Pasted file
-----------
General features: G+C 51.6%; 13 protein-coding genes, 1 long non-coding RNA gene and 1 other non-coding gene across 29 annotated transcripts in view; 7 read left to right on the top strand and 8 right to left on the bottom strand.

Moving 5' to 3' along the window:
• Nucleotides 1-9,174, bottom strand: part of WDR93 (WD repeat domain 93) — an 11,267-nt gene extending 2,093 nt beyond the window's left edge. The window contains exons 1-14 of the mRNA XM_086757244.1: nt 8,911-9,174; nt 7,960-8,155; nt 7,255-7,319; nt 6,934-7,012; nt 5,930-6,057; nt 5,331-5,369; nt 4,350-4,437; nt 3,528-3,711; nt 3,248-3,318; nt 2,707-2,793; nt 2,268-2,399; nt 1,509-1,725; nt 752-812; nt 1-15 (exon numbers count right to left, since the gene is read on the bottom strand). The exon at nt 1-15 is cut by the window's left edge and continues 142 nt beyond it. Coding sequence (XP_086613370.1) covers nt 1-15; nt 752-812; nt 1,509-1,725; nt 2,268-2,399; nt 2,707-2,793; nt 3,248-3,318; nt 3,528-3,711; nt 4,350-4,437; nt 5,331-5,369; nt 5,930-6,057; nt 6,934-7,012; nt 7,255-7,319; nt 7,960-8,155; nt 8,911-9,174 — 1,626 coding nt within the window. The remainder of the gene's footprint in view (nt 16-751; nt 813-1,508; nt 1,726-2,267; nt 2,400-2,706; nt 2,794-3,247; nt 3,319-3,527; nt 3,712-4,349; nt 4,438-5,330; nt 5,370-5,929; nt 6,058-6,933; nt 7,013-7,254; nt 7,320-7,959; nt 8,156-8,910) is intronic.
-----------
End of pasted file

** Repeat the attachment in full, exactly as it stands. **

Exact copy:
General features: G+C 51.6%; 13 protein-coding genes, 1 long non-coding RNA gene and 1 other non-coding gene across 29 annotated transcripts in view; 7 read left to right on the top strand and 8 right to left on the bottom strand.

Moving 5' to 3' along the window:
• Nucleotides 1-9,174, bottom strand: part of WDR93 (WD repeat domain 93) — an 11,267-nt gene extending 2,093 nt beyond the window's left edge. The window contains exons 1-14 of the mRNA XM_086757244.1: nt 8,911-9,174; nt 7,960-8,155; nt 7,255-7,319; nt 6,934-7,012; nt 5,930-6,057; nt 5,331-5,369; nt 4,350-4,437; nt 3,528-3,711; nt 3,248-3,318; nt 2,707-2,793; nt 2,268-2,399; nt 1,509-1,725; nt 752-812; nt 1-15 (exon numbers count right to left, since the gene is read on the bottom strand). The exon at nt 1-15 is cut by the window's left edge and continues 142 nt beyond it. Coding sequence (XP_086613370.1) covers nt 1-15; nt 752-812; nt 1,509-1,725; nt 2,268-2,399; nt 2,707-2,793; nt 3,248-3,318; nt 3,528-3,711; nt 4,350-4,437; nt 5,331-5,369; nt 5,930-6,057; nt 6,934-7,012; nt 7,255-7,319; nt 7,960-8,155; nt 8,911-9,174 — 1,626 coding nt within the window. The remainder of the gene's footprint in view (nt 16-751; nt 813-1,508; nt 1,726-2,267; nt 2,400-2,706; nt 2,794-3,247; nt 3,319-3,527; nt 3,712-4,349; nt 4,438-5,330; nt 5,370-5,929; nt 6,058-6,933; nt 7,013-7,254; nt 7,320-7,959; nt 8,156-8,910) is intronic.